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Home Industry News ADHD children ‘respond similarly to rewards and medication’

ADHD children ‘respond similarly to rewards and medication’

20th April 2010

A study has shown that children with attention deficit hyperactivity disorder (ADHD) respond to rewards in a similar way to medication.

Scientists from Nottingham University found that the brain patterns of children who suffered from the condition respond to ‘on-the-spot’ rewards in a way that “mimics” the response elicited by drug therapies.

To conduct the study, the team measured the brain activity of children playing a computer game and offered them extra points for less impulsive behaviour.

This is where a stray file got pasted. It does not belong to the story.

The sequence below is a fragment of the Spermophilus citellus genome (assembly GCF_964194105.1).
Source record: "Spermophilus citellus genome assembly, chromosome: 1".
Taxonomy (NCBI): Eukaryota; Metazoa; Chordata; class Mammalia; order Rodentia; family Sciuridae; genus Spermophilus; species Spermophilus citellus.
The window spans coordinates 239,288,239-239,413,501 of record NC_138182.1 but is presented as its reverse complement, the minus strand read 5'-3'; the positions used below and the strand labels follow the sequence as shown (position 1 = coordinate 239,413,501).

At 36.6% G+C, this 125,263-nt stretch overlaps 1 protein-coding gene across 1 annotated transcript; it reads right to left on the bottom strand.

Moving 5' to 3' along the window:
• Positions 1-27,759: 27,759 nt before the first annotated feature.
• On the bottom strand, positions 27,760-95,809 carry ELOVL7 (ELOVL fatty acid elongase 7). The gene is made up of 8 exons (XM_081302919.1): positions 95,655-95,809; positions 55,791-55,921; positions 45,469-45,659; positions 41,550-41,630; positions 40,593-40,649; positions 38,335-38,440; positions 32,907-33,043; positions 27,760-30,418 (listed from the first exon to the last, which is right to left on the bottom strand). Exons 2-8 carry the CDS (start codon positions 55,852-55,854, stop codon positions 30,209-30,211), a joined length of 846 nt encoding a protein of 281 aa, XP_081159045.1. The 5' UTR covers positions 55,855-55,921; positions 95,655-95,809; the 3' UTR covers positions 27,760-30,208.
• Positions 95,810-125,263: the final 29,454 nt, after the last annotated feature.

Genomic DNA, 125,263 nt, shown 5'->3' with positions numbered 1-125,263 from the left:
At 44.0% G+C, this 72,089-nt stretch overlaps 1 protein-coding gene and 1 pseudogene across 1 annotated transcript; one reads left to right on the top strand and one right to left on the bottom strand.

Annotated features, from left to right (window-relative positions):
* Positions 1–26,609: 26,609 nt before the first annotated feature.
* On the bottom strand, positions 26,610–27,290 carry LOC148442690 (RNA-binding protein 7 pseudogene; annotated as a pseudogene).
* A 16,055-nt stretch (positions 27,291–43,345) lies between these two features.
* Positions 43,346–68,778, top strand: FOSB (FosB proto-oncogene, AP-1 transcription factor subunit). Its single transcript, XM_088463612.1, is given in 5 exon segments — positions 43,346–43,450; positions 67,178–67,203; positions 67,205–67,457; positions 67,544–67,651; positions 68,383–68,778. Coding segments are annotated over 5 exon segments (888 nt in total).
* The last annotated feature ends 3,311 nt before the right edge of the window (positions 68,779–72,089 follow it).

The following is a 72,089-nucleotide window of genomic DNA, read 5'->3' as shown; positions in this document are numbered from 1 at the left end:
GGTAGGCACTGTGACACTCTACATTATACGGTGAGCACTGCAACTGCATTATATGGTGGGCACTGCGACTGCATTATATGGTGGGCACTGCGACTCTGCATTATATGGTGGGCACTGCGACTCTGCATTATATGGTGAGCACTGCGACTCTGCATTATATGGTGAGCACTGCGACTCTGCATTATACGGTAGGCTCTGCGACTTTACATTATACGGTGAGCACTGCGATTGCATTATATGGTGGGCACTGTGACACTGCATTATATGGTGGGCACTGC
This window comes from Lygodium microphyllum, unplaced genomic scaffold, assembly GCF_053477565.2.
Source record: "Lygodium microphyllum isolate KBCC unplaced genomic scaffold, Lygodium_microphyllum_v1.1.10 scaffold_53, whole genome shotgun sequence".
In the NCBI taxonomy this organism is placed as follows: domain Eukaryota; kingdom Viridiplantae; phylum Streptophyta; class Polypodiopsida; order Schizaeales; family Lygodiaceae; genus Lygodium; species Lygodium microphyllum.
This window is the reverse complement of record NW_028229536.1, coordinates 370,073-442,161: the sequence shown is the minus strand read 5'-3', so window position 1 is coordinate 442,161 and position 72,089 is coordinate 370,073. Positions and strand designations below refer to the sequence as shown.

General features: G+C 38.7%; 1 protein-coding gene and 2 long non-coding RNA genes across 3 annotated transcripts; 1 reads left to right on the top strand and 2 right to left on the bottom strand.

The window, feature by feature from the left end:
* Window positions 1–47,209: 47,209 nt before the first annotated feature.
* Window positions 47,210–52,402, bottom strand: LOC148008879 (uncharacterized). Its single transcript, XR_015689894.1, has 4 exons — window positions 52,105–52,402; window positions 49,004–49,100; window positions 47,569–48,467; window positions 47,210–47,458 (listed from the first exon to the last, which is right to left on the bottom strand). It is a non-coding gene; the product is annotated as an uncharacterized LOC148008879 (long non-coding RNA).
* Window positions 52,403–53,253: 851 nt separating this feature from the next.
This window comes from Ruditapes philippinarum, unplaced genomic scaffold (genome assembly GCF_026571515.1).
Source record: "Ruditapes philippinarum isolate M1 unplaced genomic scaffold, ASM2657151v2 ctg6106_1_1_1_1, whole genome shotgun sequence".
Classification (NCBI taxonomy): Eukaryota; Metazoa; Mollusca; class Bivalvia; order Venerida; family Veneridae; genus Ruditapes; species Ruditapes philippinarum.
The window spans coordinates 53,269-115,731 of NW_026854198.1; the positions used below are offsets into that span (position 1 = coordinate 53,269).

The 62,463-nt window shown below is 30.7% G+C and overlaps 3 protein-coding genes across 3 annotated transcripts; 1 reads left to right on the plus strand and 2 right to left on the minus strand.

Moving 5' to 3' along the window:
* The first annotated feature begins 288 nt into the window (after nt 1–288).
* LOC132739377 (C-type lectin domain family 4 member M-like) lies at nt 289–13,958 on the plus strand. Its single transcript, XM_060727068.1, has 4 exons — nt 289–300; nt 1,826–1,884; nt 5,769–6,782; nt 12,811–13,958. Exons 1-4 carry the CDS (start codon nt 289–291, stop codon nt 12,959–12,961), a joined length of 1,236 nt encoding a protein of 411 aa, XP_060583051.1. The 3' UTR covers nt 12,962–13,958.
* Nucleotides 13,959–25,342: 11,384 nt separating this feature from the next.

The research found that both drugs and incentives help to normalise similar aspects of mental function, with a combination of the two identified as producing the best results.

It is hoped that the findings of the team could mean children with ADHD are prescribed lower doses of drugs.

Professor Chris Hollis of Nottingham University said: “Our research may help reconcile the often-polarised debate between those who advocate either medication on the one hand, or psychological/behavioural therapy on the other.”

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